“The city is not in a position to accept your proposed Amendment No. 6 because the city has determined that there is no capacity available to accept additional wastewater discharge from Goshen CSD,” public works director Nick Bartsch wrote in a May 16 letter.

The letter goes on to state the city will not have more details for at least six months “until the study is complete, and plans for addressing the current constraints are arrived at, the city will not be in a position to accept any increase in contracted capacities.”

Bartsch stated the city was caught off guard by the CSD’s request to increase its capacity by between 48% and 56%. He said Visalia had no reason to believe such large increases were coming even though their agreement obligates the District to “make a good faith effort to notify the city of any potential increases … that would significantly affect the quantity and/or quality of the District’s discharge to the City system as soon as such potential impacts are made known to the District.”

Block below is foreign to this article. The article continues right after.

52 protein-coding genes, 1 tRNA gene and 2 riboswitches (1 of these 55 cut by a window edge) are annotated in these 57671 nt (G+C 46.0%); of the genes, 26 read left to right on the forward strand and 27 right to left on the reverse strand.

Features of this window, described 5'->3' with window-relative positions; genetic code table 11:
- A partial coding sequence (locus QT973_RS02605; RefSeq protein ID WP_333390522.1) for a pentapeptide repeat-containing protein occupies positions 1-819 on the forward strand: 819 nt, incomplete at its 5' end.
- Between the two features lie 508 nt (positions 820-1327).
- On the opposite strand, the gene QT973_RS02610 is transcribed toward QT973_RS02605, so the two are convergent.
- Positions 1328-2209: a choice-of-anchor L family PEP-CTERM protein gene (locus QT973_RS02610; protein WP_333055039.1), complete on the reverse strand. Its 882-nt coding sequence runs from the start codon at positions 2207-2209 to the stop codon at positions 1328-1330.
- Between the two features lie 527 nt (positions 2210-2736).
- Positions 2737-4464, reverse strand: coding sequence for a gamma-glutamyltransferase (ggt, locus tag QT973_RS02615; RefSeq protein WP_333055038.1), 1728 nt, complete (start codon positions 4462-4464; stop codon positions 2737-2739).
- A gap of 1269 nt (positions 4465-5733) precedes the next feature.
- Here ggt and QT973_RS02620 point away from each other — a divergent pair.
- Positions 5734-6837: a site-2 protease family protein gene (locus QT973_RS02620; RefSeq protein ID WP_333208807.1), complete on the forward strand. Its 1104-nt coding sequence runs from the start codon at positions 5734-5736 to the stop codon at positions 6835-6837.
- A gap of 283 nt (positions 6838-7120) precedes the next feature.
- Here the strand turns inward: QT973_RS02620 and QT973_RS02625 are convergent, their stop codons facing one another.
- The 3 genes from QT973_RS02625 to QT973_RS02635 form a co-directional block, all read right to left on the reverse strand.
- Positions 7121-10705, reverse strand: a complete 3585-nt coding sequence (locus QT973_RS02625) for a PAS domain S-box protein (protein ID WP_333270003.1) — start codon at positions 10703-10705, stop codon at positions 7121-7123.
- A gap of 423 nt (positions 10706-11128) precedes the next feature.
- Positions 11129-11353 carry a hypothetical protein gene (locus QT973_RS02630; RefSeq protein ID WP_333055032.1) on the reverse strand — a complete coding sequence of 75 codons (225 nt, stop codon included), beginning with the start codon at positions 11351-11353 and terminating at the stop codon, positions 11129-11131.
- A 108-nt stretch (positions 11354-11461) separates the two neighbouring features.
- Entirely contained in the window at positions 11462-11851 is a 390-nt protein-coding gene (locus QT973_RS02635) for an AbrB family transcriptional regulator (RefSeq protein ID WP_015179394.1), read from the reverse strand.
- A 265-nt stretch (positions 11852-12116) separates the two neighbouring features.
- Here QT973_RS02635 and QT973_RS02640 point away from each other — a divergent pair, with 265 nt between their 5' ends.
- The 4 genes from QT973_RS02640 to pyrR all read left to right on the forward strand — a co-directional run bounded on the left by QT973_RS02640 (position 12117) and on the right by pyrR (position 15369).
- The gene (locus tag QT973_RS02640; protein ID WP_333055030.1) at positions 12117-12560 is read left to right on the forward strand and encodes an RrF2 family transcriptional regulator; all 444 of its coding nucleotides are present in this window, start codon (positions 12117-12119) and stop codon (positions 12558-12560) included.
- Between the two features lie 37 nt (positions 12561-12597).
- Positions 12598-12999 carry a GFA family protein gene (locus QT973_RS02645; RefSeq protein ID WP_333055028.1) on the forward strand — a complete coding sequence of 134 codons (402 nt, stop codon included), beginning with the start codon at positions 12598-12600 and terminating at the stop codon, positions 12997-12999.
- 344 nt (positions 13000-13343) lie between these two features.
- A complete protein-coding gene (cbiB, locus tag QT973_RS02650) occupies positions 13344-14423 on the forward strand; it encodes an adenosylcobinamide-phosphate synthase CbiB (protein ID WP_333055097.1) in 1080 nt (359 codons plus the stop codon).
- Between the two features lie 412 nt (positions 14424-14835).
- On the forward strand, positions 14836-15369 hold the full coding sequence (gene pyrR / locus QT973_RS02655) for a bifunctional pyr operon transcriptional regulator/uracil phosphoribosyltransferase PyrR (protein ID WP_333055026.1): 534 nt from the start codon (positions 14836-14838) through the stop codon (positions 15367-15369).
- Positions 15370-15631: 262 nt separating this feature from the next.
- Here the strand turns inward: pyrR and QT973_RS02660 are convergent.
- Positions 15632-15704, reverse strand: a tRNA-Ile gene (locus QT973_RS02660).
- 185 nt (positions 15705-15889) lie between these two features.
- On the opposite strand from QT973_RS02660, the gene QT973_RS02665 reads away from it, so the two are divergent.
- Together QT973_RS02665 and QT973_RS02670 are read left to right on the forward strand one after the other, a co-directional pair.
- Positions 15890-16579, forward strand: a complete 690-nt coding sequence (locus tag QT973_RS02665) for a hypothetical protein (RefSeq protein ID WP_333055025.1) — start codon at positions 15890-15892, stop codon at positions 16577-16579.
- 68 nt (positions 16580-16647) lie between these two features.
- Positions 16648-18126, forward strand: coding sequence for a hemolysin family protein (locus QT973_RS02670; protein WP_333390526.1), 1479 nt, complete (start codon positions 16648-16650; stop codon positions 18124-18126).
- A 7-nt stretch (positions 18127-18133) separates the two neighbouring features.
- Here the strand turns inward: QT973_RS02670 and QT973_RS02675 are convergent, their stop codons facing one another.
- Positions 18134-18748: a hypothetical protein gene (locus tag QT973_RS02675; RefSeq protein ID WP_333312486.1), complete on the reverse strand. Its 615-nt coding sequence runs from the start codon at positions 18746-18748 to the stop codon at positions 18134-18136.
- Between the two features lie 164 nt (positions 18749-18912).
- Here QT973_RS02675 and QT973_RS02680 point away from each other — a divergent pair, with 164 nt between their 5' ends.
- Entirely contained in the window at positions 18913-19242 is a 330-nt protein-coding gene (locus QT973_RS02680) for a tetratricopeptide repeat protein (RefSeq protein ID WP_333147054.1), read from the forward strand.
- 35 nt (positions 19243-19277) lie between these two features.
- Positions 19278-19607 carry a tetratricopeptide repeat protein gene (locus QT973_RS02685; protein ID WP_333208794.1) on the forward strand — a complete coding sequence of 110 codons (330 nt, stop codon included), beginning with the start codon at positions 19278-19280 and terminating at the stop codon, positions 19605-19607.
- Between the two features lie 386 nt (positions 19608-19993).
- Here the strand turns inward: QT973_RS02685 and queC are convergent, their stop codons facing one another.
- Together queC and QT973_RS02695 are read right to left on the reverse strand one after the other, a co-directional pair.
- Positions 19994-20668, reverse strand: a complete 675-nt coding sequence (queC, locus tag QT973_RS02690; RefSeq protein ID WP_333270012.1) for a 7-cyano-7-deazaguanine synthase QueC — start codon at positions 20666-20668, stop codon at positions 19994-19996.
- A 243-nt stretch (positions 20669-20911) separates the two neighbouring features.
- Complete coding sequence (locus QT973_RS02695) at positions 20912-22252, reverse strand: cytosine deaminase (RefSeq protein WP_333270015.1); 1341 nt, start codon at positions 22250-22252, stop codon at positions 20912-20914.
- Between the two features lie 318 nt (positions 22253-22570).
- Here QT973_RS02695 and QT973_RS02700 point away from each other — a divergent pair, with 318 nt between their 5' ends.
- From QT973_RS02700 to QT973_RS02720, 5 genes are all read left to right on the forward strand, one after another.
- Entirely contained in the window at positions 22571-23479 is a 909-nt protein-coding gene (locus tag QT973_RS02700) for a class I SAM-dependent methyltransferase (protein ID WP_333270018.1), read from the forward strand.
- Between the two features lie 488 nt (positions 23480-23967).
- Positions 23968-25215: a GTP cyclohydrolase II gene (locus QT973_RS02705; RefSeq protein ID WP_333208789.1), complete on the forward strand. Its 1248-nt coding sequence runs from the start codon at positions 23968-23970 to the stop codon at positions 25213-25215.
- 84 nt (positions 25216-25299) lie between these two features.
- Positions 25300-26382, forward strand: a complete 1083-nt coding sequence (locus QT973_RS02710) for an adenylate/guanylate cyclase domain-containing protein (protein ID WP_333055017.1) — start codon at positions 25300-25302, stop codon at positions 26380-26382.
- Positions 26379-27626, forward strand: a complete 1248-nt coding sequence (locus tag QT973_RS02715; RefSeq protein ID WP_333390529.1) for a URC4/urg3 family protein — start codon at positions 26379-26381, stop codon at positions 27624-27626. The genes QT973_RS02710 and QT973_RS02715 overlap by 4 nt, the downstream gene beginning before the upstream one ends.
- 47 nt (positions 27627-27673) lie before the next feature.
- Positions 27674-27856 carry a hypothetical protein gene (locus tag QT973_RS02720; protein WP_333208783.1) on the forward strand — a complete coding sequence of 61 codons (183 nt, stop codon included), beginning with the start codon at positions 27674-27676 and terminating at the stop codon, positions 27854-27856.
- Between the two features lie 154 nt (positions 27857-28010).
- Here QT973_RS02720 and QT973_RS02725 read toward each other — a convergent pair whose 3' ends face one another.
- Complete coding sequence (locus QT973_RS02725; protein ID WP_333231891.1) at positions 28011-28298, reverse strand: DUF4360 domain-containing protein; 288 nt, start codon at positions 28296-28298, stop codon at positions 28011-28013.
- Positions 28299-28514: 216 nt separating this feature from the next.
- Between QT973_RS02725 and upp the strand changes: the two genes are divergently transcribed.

“This does not appear to have occurred in this case,” Bartsch said. “We encourage you to make this a regular practice so we can assist you in serving your customers.”

Manuel Fleming, who has managed the CSD for the last 20 years, said when he asked the city what he should do about the issue, he was instructed to tell SJV Homes he could not connect them to Visalia’s waste water treatment system because Goshen had less than 10% of its average capacity remaining. Fleming relayed that information to the Tulare County Resource Management Agency (RMA), which decided to move forward with the project.